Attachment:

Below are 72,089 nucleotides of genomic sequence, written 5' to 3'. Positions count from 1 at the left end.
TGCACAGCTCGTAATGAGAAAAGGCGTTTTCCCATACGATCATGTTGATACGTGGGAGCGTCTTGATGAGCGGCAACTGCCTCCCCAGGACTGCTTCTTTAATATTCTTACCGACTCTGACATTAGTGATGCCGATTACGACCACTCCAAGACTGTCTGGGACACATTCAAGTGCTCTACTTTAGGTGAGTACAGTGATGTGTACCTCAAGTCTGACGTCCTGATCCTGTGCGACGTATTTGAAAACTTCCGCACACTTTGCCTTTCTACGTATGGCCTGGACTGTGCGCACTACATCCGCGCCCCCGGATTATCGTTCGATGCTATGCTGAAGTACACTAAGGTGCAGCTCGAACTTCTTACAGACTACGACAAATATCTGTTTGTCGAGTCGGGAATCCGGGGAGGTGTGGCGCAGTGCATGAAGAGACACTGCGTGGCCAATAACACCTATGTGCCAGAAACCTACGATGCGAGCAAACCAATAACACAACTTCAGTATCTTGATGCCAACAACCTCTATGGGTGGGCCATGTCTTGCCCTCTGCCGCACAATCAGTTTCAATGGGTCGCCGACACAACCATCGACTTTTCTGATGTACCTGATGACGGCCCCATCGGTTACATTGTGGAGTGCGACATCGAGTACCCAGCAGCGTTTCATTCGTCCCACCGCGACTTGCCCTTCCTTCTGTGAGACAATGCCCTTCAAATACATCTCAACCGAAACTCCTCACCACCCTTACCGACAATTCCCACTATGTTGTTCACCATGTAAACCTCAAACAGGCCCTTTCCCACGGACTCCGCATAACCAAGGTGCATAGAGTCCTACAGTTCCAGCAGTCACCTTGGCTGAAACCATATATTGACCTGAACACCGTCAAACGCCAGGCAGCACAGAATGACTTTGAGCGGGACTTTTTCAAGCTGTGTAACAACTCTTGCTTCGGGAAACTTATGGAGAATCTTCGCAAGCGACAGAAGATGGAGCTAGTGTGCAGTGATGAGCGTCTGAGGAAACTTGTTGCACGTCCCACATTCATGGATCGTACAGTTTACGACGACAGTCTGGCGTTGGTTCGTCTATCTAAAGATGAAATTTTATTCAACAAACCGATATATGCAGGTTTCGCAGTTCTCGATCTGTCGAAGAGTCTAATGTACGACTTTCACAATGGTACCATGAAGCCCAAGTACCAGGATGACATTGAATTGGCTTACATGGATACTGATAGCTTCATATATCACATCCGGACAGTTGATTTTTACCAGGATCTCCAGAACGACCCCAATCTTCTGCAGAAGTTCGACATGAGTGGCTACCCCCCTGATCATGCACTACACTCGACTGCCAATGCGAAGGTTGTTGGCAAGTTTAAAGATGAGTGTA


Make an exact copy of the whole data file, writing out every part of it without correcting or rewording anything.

Below are 72,089 nucleotides of genomic sequence, written 5' to 3'. Positions count from 1 at the left end.
TGCACAGCTCGTAATGAGAAAAGGCGTTTTCCCATACGATCATGTTGATACGTGGGAGCGTCTTGATGAGCGGCAACTGCCTCCCCAGGACTGCTTCTTTAATATTCTTACCGACTCTGACATTAGTGATGCCGATTACGACCACTCCAAGACTGTCTGGGACACATTCAAGTGCTCTACTTTAGGTGAGTACAGTGATGTGTACCTCAAGTCTGACGTCCTGATCCTGTGCGACGTATTTGAAAACTTCCGCACACTTTGCCTTTCTACGTATGGCCTGGACTGTGCGCACTACATCCGCGCCCCCGGATTATCGTTCGATGCTATGCTGAAGTACACTAAGGTGCAGCTCGAACTTCTTACAGACTACGACAAATATCTGTTTGTCGAGTCGGGAATCCGGGGAGGTGTGGCGCAGTGCATGAAGAGACACTGCGTGGCCAATAACACCTATGTGCCAGAAACCTACGATGCGAGCAAACCAATAACACAACTTCAGTATCTTGATGCCAACAACCTCTATGGGTGGGCCATGTCTTGCCCTCTGCCGCACAATCAGTTTCAATGGGTCGCCGACACAACCATCGACTTTTCTGATGTACCTGATGACGGCCCCATCGGTTACATTGTGGAGTGCGACATCGAGTACCCAGCAGCGTTTCATTCGTCCCACCGCGACTTGCCCTTCCTTCTGTGAGACAATGCCCTTCAAATACATCTCAACCGAAACTCCTCACCACCCTTACCGACAATTCCCACTATGTTGTTCACCATGTAAACCTCAAACAGGCCCTTTCCCACGGACTCCGCATAACCAAGGTGCATAGAGTCCTACAGTTCCAGCAGTCACCTTGGCTGAAACCATATATTGACCTGAACACCGTCAAACGCCAGGCAGCACAGAATGACTTTGAGCGGGACTTTTTCAAGCTGTGTAACAACTCTTGCTTCGGGAAACTTATGGAGAATCTTCGCAAGCGACAGAAGATGGAGCTAGTGTGCAGTGATGAGCGTCTGAGGAAACTTGTTGCACGTCCCACATTCATGGATCGTACAGTTTACGACGACAGTCTGGCGTTGGTTCGTCTATCTAAAGATGAAATTTTATTCAACAAACCGATATATGCAGGTTTCGCAGTTCTCGATCTGTCGAAGAGTCTAATGTACGACTTTCACAATGGTACCATGAAGCCCAAGTACCAGGATGACATTGAATTGGCTTACATGGATACTGATAGCTTCATATATCACATCCGGACAGTTGATTTTTACCAGGATCTCCAGAACGACCCCAATCTTCTGCAGAAGTTCGACATGAGTGGCTACCCCCCTGATCATGCACTACACTCGACTGCCAATGCGAAGGTTGTTGGCAAGTTTAAAGATGAGTGTA